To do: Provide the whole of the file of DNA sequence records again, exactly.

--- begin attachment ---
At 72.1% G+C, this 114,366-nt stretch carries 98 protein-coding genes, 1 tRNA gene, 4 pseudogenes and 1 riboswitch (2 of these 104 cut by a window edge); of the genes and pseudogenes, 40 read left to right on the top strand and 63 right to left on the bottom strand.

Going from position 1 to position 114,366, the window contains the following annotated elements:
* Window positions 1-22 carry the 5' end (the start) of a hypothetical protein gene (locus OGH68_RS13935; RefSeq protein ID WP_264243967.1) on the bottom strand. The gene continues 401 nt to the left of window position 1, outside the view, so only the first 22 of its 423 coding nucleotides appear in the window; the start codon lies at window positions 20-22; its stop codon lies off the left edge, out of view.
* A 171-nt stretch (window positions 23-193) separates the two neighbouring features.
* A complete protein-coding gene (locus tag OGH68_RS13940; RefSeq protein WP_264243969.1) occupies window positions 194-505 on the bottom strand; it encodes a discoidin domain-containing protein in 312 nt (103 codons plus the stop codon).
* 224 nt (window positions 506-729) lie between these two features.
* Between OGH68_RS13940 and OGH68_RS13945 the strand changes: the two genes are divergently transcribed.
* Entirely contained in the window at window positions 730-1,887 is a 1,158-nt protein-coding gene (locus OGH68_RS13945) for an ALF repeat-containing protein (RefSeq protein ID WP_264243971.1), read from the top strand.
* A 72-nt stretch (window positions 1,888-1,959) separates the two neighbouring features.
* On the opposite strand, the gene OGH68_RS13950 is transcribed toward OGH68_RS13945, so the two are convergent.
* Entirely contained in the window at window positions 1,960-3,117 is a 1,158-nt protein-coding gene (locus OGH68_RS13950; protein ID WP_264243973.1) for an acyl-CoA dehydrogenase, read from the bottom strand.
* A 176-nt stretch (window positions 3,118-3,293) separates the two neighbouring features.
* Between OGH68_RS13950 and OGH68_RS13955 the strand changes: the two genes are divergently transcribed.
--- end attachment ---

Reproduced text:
At 72.1% G+C, this 114,366-nt stretch carries 98 protein-coding genes, 1 tRNA gene, 4 pseudogenes and 1 riboswitch (2 of these 104 cut by a window edge); of the genes and pseudogenes, 40 read left to right on the top strand and 63 right to left on the bottom strand.

Going from position 1 to position 114,366, the window contains the following annotated elements:
* Window positions 1-22 carry the 5' end (the start) of a hypothetical protein gene (locus OGH68_RS13935; RefSeq protein ID WP_264243967.1) on the bottom strand. The gene continues 401 nt to the left of window position 1, outside the view, so only the first 22 of its 423 coding nucleotides appear in the window; the start codon lies at window positions 20-22; its stop codon lies off the left edge, out of view.
* A 171-nt stretch (window positions 23-193) separates the two neighbouring features.
* A complete protein-coding gene (locus tag OGH68_RS13940; RefSeq protein WP_264243969.1) occupies window positions 194-505 on the bottom strand; it encodes a discoidin domain-containing protein in 312 nt (103 codons plus the stop codon).
* 224 nt (window positions 506-729) lie between these two features.
* Between OGH68_RS13940 and OGH68_RS13945 the strand changes: the two genes are divergently transcribed.
* Entirely contained in the window at window positions 730-1,887 is a 1,158-nt protein-coding gene (locus OGH68_RS13945) for an ALF repeat-containing protein (RefSeq protein ID WP_264243971.1), read from the top strand.
* A 72-nt stretch (window positions 1,888-1,959) separates the two neighbouring features.
* On the opposite strand, the gene OGH68_RS13950 is transcribed toward OGH68_RS13945, so the two are convergent.
* Entirely contained in the window at window positions 1,960-3,117 is a 1,158-nt protein-coding gene (locus OGH68_RS13950; protein ID WP_264243973.1) for an acyl-CoA dehydrogenase, read from the bottom strand.
* A 176-nt stretch (window positions 3,118-3,293) separates the two neighbouring features.
* Between OGH68_RS13950 and OGH68_RS13955 the strand changes: the two genes are divergently transcribed.